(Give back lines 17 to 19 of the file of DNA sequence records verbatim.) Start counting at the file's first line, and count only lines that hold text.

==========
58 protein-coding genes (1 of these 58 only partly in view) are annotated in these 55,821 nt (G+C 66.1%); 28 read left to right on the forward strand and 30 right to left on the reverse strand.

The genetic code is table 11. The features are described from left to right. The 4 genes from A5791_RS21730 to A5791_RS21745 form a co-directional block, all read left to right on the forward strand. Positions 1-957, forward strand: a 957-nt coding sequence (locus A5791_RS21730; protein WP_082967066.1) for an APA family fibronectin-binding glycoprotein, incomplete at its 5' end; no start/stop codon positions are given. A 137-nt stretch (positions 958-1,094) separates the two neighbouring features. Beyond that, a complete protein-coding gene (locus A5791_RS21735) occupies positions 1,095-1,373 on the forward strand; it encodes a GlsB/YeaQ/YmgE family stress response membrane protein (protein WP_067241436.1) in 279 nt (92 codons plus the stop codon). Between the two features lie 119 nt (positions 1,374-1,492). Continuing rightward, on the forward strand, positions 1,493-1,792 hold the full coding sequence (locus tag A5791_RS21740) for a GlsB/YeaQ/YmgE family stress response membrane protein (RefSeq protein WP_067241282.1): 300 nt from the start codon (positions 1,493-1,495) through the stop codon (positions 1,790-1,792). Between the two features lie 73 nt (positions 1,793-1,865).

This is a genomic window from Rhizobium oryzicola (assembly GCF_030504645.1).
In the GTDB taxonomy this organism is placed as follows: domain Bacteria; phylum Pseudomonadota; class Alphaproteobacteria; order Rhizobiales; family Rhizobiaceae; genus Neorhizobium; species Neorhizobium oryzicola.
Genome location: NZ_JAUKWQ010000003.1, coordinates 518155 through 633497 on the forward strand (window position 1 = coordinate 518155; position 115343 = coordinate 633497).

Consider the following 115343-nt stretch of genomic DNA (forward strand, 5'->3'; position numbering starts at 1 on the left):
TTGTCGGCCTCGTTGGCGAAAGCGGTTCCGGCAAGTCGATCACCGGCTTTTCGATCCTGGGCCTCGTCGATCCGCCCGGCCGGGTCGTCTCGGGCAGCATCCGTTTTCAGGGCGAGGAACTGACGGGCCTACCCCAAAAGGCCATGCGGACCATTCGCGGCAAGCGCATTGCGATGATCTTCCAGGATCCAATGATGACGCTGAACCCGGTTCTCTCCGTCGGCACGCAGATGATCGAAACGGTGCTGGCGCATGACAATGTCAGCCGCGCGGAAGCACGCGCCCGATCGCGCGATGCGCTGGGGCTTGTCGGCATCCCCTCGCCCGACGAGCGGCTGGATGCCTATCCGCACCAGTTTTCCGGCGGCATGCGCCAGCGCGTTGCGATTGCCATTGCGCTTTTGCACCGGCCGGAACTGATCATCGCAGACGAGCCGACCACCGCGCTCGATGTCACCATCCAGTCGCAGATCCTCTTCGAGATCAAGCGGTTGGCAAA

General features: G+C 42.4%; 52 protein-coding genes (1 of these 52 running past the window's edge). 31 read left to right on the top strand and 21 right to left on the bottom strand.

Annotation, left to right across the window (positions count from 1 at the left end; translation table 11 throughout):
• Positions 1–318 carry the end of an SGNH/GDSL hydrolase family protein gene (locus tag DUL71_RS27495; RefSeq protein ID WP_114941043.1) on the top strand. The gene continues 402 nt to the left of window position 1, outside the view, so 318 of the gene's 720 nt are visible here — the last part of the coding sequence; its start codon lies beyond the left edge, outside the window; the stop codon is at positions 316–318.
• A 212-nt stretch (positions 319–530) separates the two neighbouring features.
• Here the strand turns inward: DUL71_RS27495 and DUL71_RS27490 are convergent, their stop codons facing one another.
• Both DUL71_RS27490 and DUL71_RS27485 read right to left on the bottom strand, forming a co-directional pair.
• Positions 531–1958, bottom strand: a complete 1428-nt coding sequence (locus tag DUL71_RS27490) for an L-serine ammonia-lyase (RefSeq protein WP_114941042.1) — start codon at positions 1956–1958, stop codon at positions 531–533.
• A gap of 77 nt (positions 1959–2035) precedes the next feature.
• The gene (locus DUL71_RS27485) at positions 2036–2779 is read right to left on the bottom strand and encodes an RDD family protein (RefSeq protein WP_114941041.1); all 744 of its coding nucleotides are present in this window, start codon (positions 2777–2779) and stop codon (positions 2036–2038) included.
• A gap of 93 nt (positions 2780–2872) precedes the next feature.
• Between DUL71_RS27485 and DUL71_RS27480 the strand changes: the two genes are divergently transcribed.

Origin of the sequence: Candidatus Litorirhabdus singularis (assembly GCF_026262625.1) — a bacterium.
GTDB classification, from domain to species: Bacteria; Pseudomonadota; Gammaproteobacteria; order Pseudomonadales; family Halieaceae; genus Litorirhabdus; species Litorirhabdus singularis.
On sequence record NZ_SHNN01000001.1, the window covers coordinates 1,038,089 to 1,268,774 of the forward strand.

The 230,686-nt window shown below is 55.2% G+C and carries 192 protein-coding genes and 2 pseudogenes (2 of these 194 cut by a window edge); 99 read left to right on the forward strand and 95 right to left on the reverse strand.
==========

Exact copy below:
• A gap of 93 nt (positions 2780–2872) precedes the next feature.
• Between DUL71_RS27485 and DUL71_RS27480 the strand changes: the two genes are divergently transcribed.

Origin of the sequence: Candidatus Litorirhabdus singularis (assembly GCF_026262625.1) — a bacterium.